Craft beer as reality TV is an idea aligned with the explosion of interest in craft beer and the increasing number of breweries nationwide. It’s been tried before most notably by Discovery Channel with Brew Masters, the 2010 show in cooperation with Dogfish Head Brewing. It was canceled after one season, thanks to both low ratings and reported pressure from a large beer company who threatened to pull advertising from Discovery.
So it’s with interest that we viewed the premiere of Esquire Network’s new Brew Dogs. In the three years since 2010, craft beer has gone mainstream-ish. The show’s stars, Scotsmen James Watt and Martin Dickie, bring an evangelist’s sensibility to their celebration of craft beer—part of their hope is to convert “craft beer virgins.”
Each episode’s premise is seemingly simple: Visit a town with a thriving craft beer scene, Anthony Bourdain-style and brew a crazy beer celebrating that scene. What makes the show work are the charming antics of Watt and Dickie, whose Scottish brewery BrewDog is known for a rather extreme approach to beer and an in-your-face punk ethos. The show intersperses educational elements with spontaneous attempts by the brewdogs to convert unsuspecting targets into craft beer lovers—you see them approaching middle-aged ladies, residents of a senior citizens’ home and random folks in a train station.
The pilot heads to San Diego, which many—including me—consider America’s best beer city. Greg Koch, founder of Stone Brewing, joins the hosts for much of the episode, working with them to design and brew their tribute to San Diego, an IPA made with sea kelp, inferno-like chili peppers and rosemary. Oh, and they brewed the beer on a train trip along the Pacific coast using a system hand-built into a vintage train car for no other reason than it hadn’t been done before. It appears we’ll see a similar concept in future episodes.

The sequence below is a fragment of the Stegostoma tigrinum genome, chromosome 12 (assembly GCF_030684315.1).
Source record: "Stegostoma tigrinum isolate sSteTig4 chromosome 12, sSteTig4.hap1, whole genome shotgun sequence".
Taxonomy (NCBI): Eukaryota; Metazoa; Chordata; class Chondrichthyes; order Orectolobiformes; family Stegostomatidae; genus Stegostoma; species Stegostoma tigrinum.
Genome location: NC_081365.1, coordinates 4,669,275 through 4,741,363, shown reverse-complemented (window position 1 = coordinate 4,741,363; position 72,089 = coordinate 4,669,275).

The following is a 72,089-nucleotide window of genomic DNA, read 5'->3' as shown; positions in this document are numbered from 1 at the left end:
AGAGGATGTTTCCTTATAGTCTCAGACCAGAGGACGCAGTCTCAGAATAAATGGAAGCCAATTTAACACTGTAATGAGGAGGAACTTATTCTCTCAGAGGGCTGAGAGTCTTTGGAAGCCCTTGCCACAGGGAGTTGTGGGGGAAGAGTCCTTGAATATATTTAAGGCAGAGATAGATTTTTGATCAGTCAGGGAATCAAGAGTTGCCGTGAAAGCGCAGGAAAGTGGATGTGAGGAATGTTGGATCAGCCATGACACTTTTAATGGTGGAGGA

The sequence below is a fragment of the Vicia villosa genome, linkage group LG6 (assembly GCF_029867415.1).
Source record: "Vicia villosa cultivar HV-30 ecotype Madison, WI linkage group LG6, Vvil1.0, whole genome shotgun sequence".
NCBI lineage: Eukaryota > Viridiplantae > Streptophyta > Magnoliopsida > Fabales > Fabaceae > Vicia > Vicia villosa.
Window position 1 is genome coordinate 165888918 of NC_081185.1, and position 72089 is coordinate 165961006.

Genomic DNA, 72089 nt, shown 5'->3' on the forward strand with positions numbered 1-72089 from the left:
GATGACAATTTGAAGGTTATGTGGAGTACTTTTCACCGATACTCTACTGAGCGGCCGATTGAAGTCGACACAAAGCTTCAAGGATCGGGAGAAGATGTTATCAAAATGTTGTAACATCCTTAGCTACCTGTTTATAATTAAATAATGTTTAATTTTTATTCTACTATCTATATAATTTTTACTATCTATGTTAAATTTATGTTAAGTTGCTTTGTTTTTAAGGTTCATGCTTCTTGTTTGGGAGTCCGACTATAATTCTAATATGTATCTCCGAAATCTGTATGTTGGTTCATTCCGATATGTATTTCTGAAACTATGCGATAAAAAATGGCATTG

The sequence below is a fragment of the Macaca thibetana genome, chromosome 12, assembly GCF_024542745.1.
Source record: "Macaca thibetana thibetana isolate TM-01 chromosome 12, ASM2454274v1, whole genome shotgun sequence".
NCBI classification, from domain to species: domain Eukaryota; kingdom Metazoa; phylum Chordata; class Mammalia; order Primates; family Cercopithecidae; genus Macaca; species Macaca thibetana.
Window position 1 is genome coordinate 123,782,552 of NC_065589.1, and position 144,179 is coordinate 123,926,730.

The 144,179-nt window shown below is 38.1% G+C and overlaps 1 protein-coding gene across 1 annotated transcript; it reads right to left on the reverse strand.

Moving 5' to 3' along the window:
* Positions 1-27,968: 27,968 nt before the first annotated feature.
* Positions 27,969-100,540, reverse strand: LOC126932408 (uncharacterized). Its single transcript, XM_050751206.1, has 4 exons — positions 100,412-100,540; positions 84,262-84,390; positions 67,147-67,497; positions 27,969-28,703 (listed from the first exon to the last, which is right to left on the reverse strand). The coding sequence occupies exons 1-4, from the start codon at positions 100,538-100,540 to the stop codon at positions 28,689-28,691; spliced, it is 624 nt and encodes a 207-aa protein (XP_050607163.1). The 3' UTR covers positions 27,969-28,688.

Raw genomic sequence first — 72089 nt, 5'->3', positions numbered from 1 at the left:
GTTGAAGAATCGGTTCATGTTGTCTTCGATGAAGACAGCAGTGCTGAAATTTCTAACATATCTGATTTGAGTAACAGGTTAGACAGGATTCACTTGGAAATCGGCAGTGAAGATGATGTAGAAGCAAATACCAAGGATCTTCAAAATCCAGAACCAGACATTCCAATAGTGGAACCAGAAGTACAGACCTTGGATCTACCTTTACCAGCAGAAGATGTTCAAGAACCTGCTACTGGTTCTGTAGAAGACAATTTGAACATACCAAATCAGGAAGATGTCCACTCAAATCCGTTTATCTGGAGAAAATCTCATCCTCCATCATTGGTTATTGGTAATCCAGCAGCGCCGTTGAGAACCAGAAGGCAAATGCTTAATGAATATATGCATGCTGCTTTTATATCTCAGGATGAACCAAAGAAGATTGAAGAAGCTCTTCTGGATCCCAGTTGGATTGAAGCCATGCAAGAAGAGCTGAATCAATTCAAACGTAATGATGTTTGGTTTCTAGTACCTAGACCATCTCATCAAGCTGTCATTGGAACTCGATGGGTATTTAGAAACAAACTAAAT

Segments included Watt and Dickie visiting a local chef and competing for her vote as they each paired beers with her dishes. Props to the show for being a reliable guide as they featured the best of San Diego beer, including beers from bigger breweries like Stone and Green Flash, with equal time for beloved smaller shops like AleSmith, Lost Abbey and Port Brewing. The show provides a useful guide to the local scene, choosing and ranking a top five beer bars and breweries to visit. The scenes on the train used overlay graphics to give viewers an easy to follow 101 on how beer is brewed.
What makes the show work is not the reality tropes like the big reveal at the end (the kelp-chili pepper-rosemary IPA was unveiled with Koch before a crowd at Stone’s World Bistro & Gardens) but rather the quick pace of the editing and the likability of the hosts. We Americans are suckers for an accent, though in this case, the Scottish brogue is a bit hard to keep up with at times, and they know it.
The whole here is greater than the sum of the parts and assuming viewers can find the brand new Esquire Network, the show improves on Brew Masters by being more broadly appealing, less earnest and funnier. Recommended for all beer lovers and for the beer-curious.